4. Always choose conventional medicine as your main treatment.

Only conventional medicine is based on scientifically proven treatment results, tested on large patient groups. Always go to oncologists first and only then consult with them additional therapies, such as bioenergy therapy, herbs, dietary supplements or acupuncture.

At the very beginning, I decided to fight my cancer in all possible ways, but academic medicine was always in the first place. I knew I could rely on it most.

All my friends sent me information about healers, miraculous infusions and juices, bioenergy therapists, healing diets.

Apart from many consultations with doctors in various oncological centres, I went to a Tibetan monk, who prescribed me herbs, recommended a diet and comforted me with words of wise consolation. I was also visited by a bioenergy therapist, who I believed to be an honest man, since he didn’t want any money from me. I remember that at the time preparing my herbs became a ritual, which gave me a sense of peace. My faith in the power of the herbs and bioenergy gave me faith that I would recover.

After some time I limited the number of visits to both representatives of alternative medicine, since I felt that I wanted to use the time differently. In the end, I stopped going at all. However, I know that if you believe that something can cure you, faith itself has very positive effects, yet at the same time cancer is too serious a disease to reject conventional medicine and place your health in the hands of faith alone.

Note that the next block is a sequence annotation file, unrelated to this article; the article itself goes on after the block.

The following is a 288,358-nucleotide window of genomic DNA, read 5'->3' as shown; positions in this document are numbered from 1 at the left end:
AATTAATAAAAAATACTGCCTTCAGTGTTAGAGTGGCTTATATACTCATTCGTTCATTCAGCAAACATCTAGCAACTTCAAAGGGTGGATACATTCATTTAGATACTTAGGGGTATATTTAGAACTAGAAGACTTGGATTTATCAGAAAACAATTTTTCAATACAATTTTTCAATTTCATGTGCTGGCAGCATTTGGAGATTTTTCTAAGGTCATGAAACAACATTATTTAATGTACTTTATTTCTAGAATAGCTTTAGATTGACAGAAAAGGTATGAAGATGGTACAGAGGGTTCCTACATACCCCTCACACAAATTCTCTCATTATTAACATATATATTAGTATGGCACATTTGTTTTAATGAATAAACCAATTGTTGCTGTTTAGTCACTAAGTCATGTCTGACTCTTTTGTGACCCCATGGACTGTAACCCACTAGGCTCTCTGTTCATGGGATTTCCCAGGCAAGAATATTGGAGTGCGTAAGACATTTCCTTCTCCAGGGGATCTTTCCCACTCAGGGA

5. When going to a doctor’s appointment, never go alone, and always have something to take notes on.

Very often straight after leaving a doctor’s office I would not remember what we had been talking about and what I was supposed to do. The initial flood of information, complicated hospital procedures, stress and tension often lead to memory gaps. Doctors, on the other hand, don’t have the time to repeat everything to us. That’s why it’s good to take a second listener to doctor’s appointments, as well as a notebook or electronic device for taking notes. When you’re together, it’s easier to recreate the missing pieces of information after a visit.

6. Race against time.

Time is an extremely important factor in treating cancer. The sooner cancer is diagnosed and treated, the easier it is to treat, and with less side effects for the patient. Try to have all tests done possibly quickly, look for medical centres offering the shortest queues for diagnostics, operations, chemotherapy or other types of treatment and do everything to have them performed as soon as possible.